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Supreme Court Issues Landmark Ruling on LGBTQ Rights

Supreme Court Issues Landmark Ruling on LGBTQ Rights

Workplace discrimination on the basis of gender identity or sexual orientation is forbidden.

Supreme Court Issues Landmark Ruling on LGBTQ Rights

In California and 20 other states, LGBTQ individuals cannot be discriminated against at work on the basis of their sexual orientation, gender identity or gender expression. However, until just a few weeks ago, that wasn’t the case across the rest of the United States. A recent United States Supreme Court ruling has changed that reality, making workplace discrimination based on LGBTQ status illegal.

The case, Bostock v. Clayton County, was based on 3 underlying decisions involving 2 gay men and a trans gender woman. All 3 allege that they were fired for being gay or for being transgender. In 2 out of the 3 cases, a federal appeals court ruled that discrimination based on sexual orientation or gender identity was impermissible under Title VII of the Civil Rights Act of 1964. This law forbids employers from discriminating against employees on the basis of sex, race, national origin, religion, and membership in other protected classes. In the third case, the court ruled that discrimination against LGBTQ employees is not forbidden under Title VII.

As a California employment discrimination lawyer can explain, a 6-3 majority determined that discrimination by an employer against a LBGTQ employee on the basis of their sexual orientation or gender identity is illegal. Writing for the majority, Justice Gorsuch stated that when an employer fires an employee for being gay or transgender, that employer “fires that person for traits or actions it would not have questioned in members of a different sex. Sex plays a necessary and undisguisable role in the decision, exactly what Title VII forbids.”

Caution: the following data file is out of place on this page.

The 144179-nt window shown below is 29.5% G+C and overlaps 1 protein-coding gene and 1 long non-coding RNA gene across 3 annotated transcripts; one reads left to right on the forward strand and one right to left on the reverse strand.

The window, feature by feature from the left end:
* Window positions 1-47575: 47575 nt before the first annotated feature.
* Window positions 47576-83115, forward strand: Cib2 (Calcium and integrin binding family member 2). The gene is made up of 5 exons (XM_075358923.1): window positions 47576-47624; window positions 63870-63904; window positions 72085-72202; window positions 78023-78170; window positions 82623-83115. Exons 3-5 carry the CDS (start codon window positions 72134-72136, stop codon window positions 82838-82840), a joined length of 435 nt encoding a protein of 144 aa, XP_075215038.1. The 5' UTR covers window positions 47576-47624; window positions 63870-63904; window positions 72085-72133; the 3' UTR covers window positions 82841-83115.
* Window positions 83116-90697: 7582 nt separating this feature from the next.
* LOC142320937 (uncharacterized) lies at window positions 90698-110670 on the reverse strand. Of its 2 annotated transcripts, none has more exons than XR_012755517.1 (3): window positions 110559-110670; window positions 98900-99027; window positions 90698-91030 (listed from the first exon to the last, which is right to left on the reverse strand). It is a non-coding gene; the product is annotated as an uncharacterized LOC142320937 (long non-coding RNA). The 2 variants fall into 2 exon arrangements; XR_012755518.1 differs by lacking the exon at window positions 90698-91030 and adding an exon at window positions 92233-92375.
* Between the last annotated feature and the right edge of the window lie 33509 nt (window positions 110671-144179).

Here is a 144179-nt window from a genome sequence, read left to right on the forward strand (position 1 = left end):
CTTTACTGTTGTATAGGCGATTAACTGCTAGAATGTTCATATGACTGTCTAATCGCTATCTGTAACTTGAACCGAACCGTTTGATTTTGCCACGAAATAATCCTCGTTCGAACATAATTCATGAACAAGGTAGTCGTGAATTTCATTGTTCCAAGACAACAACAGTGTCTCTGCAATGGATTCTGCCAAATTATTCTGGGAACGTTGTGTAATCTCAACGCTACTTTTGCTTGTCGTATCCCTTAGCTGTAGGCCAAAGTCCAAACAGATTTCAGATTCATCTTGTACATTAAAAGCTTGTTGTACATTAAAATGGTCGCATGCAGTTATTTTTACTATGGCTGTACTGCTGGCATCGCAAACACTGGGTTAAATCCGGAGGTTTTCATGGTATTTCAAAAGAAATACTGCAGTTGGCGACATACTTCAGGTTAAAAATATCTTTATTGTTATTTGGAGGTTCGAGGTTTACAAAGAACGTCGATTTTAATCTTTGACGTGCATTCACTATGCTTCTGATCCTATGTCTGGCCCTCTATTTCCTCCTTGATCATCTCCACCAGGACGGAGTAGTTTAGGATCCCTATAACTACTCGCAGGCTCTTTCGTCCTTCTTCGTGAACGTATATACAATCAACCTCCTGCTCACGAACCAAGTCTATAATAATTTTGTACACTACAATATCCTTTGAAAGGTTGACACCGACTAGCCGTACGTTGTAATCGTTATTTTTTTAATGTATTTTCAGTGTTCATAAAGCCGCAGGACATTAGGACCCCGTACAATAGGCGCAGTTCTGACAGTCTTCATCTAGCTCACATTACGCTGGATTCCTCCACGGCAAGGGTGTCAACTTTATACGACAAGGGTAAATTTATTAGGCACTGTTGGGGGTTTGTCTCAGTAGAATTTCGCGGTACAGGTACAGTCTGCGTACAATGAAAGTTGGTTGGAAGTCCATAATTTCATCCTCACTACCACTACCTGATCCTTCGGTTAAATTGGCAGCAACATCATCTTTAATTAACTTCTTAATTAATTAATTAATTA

Justice Gorsuch then provided an example to illustrate this point. An employer has two employees who are both attracted to men, and who are identical in terms of job performance, education and experience — except that one happens to be a man and the other happens to be a woman. If the employer fires the male employee for being attacked to men, but keeps the female employee, that employer has discriminated against the male employee on the basis of his sex. In other words, discrimination against LGBTQ individuals cannot happen unless an employer discriminates against that employee on the basis of their sex.

This ruling will not have a major impact in California, where the Fair Employment and Housing Act (FEHA) already forbids workplace discrimination on the basis of sexual orientation, gender identity and gender expression. However, it does open up another avenue of seeking justice for California employees. Now, if a LGBTQ employee is discriminated against at work, they may file a complaint with the California Department of Fair Housing and Employment (DFEH) or with the federal Equal Employment Opportunity Commission (EEOC). A skilled California employment discrimination lawyer can advise you as to the best course of action for filing this type of claim.

While the Bostock case may not have broken new ground in California employment law, it still represents a majority victory for equality and fairness. It may also help to transform our culture so that LGBTQ people no longer have to fear workplace discrimination simply for being who they are and loving who they love.

If you have faced workplace discrimination, PLBSH can help. We represent individuals throughout California on discrimination, wrongful termination, harassment, retaliation, and other claims. Contact us today at (800) 435-7542 or info@plbsh.com to schedule a consultation with a California employment discrimination lawyer.

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